- design007 Magazine
Latest IssuesCurrent Issue
In this issue, we discuss some of the challenges, pitfalls and mitigations to consider when designing non-standard board geometries. We share strategies for designing odd-shaped PCBs, including manufacturing trade-offs and considerations required for different segments and perspectives.
- Events||| MENU
- design007 Magazine
This Month in Design007 Magazine: What Did You Expect From Me, Anyway?May 14, 2020 | Todd Westerhoff, Mentor, a Siemens business
Estimated reading time: 2 minutes
As engineers, we work in the middle of a (usually long) process chain. Product requirements come from the front of the chain (marketing), the products we create are physically realized at the back of the chain (“production”), and hopefully get sold to customers who enjoy them and buy more.
It’s sort of like working on an intellectual assembly line—we get requirements and data as input, perform our particular task, and then provide our output as requirements and data to the next person on down the line. It seems easy enough. So, why is it that so many of the requirements we’re supposed to meet and so much of the data we receive is downright bad?
To be fair, “hard data” is usually okay. Component dimensions, material properties, pinout definitions, etc., all tend to be correct because, without that, reliable manufacturing would be impossible. It’s the soft stuff that tends to be the problem. In the case of signal integrity, it’s the simulation models we receive from vendors or clear guidelines on just what is and isn’t achievable from a board layout standpoint or manufacturing cost standpoint that make the analysis job difficult. Sorting through problems with data requires time that no one seems to have—at least, in the world as it existed three months ago—and any delay associated with vetting and reacquiring data presents a huge problem.
Why does this happen? While not an exhaustive list by any means, these are some of the issues I’ve seen.
Poor Definition of Requirements
Simulation models are a great example— even though the syntax for simulation models is well defined, there’s really no good way to assess simulation model quality or fitness for a particular analysis. In my hardware design days, I noted that just about every analysis project had some simulation models show up past the period we had reserved to test them, so we just gave them a quick test and got to work instead. Without fail, we’d use the models for a week or so before problems popped up and realized our analysis had been compromised. It was a 2–3 week hit, every time.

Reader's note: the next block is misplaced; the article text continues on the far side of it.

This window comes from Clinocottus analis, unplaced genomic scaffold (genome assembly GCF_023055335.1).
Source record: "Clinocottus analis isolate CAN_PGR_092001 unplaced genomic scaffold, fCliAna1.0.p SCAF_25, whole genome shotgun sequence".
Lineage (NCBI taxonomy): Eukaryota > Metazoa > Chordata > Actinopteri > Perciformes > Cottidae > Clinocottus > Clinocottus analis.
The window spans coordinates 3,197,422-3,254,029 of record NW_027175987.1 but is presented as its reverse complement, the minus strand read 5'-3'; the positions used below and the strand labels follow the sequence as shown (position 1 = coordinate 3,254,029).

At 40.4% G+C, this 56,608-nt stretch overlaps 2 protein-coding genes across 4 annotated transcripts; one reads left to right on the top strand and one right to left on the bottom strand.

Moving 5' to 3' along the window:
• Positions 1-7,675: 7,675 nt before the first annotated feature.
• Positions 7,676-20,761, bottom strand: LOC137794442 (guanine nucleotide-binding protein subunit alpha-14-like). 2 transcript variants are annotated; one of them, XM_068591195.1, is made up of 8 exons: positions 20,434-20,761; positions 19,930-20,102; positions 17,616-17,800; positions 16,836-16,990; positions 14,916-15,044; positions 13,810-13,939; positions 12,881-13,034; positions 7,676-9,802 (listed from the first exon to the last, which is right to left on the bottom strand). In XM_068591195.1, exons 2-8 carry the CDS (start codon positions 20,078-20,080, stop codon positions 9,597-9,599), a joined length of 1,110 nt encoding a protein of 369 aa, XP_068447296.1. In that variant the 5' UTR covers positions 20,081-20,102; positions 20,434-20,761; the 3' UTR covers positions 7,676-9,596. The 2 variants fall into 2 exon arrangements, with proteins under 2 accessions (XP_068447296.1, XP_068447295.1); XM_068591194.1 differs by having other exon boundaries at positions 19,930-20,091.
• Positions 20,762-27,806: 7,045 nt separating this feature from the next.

Sometimes the list of items to be delivered just isn’t complete or clear enough, and only part of the information needed is provided. The time it takes to go back to the source and acquire the additional data (and justify why they should take the time to provide it) causes project downtime.
To read this entire feature, which appeared in the May 2020 issue of Design007 Magazine, click here.
KYZEN, the global leader in innovative environmentally friendly cleaning chemistries, is thrilled to announce the premier of a new online video series “Ask Dr. Adam.”
I-Connect007 has just released the latest episode of its podcast series, On the Line with..., which focuses on designing for reality in the electronics industry. In this episode, host Nolan Johnson talks with ASC Sunstone VP/Manager Matt Stevenson about CAD tool features and data formats that help designers make better decisions and transfer better designs to manufacturing.
TT Electronics, a leading provider of global manufacturing solutions and engineered technologies, proudly announces the grand opening of its newest manufacturing facility located in Mexicali, Mexico.
The Semiconductor Industry Association (SIA) released the following statement from SIA President and CEO John Neuffer in response to the semiconductor manufacturing incentives announced by the U.S. Department of Commerce and GlobalFoundries.
One of my great joys as a grandfather of eight is spending time with them at the park. It doesn't take too long until I'm getting stuck on a slide that is too small for me or on the seesaw, with me on one side and them trying to lift me. At that point, they learn some harsh lessons in physics and how heavy Grandpa really is. A seesaw is a relatively simple device, but it’s a great way to explain a rather complex concept in PCB design: design tradeoffs. Each decision made throughout a design comes with inherent pros and cons.